The Food Standards Agency (FSA) has reaffirmed its recommendation that bread or flour should be fortified with folic acid after considering updated information on folic acid and cancer from the Scientific Advisory Committee on Nutrition (SACN).
The recommendation to the chief medical officer (CMO) Sir Liam Donaldson means mandatory fortification is increasingly likely, but raises unanswered questions about how the proposal would be implemented, who would foot the costs and what effect it would have on sales.
Alex Waugh, director of the National Association of Irish and British Millers, told British Baker that, if the recommendation is adopted, the practicalities would have to be addressed by government. "It could be done if folic acid was added at the same time as other fortificants, but there would be a cost involved and that is an issue we would raise," he said. "There is also a worry that the length of time discussions have taken has polarised views. The column inches dedicated to folic acid have not been helpful in developing consumer understanding. Some consumers could be turned off bread."
Gordon Polson, director of the Federation of Bakers (FoB), said: "Whatever decision is reached, the FoB will fully support [it]," and added it continued to strongly advise that fortification of flour at the milling stage was the most viable solution.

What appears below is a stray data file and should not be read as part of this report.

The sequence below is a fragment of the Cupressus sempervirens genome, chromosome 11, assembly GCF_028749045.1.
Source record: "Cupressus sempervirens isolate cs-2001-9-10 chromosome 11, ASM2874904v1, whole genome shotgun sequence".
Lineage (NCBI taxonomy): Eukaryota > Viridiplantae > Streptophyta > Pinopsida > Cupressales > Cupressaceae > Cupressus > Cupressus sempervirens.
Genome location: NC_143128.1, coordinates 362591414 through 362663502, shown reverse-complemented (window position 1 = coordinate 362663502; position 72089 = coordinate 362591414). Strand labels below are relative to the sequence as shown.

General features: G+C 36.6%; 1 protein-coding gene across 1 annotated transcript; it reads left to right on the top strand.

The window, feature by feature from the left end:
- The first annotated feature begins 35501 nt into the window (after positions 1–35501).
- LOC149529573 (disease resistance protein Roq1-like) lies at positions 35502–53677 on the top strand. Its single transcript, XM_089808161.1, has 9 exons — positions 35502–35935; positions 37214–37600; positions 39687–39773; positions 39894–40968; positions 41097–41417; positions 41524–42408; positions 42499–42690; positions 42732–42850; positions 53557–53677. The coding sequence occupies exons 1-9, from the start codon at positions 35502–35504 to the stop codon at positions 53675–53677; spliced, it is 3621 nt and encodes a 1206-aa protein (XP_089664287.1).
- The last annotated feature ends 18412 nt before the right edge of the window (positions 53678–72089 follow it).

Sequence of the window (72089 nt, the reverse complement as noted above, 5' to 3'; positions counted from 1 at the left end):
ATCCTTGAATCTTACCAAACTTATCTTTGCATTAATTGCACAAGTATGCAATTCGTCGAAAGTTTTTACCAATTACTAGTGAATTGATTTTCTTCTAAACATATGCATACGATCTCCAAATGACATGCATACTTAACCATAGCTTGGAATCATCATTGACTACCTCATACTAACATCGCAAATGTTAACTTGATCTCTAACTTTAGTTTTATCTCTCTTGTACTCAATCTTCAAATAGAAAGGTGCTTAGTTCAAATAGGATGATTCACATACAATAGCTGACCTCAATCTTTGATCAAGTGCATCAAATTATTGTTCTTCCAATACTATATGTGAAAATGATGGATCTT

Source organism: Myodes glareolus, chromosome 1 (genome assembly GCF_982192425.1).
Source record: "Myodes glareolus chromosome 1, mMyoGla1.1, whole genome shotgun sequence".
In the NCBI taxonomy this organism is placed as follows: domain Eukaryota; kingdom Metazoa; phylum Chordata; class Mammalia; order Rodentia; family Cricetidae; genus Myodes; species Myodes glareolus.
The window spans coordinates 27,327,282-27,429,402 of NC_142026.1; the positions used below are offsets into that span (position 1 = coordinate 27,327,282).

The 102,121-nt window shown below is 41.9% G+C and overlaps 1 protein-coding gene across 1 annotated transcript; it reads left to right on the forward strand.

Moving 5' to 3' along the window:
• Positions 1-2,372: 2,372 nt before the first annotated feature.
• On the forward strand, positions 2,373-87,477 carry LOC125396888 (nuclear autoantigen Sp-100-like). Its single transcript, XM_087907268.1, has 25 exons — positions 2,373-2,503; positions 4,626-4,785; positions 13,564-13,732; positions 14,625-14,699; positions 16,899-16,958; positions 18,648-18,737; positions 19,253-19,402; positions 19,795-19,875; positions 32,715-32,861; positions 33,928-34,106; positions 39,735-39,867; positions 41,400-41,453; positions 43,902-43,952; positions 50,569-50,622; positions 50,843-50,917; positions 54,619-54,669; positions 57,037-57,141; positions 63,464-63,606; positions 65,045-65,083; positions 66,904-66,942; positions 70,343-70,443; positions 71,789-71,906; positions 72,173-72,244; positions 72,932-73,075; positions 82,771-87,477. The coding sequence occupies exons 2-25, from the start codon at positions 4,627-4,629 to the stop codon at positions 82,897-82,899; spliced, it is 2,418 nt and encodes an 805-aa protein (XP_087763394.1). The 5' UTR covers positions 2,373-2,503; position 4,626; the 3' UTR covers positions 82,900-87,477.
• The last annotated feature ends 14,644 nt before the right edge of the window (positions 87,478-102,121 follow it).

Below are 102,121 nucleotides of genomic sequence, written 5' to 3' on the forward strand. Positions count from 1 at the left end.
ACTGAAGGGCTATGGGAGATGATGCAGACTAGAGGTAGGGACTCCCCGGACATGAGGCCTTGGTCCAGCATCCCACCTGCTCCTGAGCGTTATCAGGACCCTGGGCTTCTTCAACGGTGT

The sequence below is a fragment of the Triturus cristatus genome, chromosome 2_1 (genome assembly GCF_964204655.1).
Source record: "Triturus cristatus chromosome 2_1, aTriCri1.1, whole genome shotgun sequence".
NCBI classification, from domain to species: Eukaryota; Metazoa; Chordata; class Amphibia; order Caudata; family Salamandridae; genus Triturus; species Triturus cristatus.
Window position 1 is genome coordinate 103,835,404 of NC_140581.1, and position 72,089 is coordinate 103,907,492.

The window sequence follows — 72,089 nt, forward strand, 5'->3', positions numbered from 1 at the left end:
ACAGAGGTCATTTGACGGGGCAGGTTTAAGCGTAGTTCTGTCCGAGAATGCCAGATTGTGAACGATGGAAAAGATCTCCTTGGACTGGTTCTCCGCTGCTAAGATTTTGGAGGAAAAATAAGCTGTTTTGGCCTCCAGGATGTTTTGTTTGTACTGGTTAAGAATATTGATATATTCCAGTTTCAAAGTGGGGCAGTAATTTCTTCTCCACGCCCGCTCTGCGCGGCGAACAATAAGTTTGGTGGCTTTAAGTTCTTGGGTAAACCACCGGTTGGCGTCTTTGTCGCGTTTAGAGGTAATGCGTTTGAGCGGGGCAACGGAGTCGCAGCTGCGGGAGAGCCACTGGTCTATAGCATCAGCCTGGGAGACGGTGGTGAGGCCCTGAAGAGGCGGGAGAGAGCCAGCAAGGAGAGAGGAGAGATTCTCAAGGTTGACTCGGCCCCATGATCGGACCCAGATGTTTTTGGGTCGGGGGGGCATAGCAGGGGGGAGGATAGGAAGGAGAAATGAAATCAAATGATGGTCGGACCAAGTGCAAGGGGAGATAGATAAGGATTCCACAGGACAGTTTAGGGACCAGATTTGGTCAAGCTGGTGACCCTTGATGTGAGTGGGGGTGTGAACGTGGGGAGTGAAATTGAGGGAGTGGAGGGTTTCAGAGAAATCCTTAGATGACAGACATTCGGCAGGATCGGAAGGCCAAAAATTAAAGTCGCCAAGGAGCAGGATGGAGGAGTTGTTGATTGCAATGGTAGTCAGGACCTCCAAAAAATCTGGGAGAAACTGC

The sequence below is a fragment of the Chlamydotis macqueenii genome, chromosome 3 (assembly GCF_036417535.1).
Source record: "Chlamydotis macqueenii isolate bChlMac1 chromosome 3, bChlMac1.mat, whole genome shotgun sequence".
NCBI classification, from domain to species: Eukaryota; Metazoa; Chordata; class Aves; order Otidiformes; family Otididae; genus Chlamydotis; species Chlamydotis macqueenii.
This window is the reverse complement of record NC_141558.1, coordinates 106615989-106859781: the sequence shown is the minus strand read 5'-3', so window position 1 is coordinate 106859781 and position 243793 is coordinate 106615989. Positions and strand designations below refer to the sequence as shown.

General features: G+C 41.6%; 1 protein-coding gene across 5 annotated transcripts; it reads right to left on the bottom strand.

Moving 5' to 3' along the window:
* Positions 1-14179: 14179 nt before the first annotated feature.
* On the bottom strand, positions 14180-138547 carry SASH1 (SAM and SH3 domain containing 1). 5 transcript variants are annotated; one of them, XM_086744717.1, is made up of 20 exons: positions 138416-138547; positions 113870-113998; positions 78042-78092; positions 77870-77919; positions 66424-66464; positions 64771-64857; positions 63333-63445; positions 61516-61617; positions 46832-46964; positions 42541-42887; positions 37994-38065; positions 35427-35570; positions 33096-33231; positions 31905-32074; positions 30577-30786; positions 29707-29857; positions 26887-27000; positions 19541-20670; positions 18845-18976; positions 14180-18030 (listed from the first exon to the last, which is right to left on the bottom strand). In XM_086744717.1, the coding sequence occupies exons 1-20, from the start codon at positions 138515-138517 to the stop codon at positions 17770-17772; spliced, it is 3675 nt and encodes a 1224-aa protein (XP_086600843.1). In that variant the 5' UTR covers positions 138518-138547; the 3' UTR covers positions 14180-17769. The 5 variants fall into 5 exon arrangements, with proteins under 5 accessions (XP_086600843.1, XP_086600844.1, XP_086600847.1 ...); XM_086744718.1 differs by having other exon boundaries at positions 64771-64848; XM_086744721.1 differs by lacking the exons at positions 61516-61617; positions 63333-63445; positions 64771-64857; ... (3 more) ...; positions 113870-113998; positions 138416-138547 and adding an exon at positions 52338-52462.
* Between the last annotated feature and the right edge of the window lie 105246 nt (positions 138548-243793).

Chris Young, project officer at the Real Bread Campaign, said that if the recommendations go ahead, it would be "more undeclared mass medication", that would only benefit a very small percentage of the population. He added that traditional wind and water millers would also struggle to foot the costs. "An estimate from the secretary of the Traditional Cornmillers Guild, said it would involve spending around £20k on new equipment," said Young. The Soil Association would request an exemption for organic products if the recommendation is accepted.
The FSA first recommended mandatory fortification of bread or flour with folic acid in June 2007, following advice from the SACN. However, the CMO asked the SACN to consider two new studies on folic acid and colo-rectal cancer risk before advice was given to health ministers. After analysing the new evidence, the SACN concluded that its previous recommendation that flour should be fortified with folic acid was still valid.
Folic acid fortification would prevent dozens of babies develo-ping spina bifida each year, as it plays a key role in foetal growth.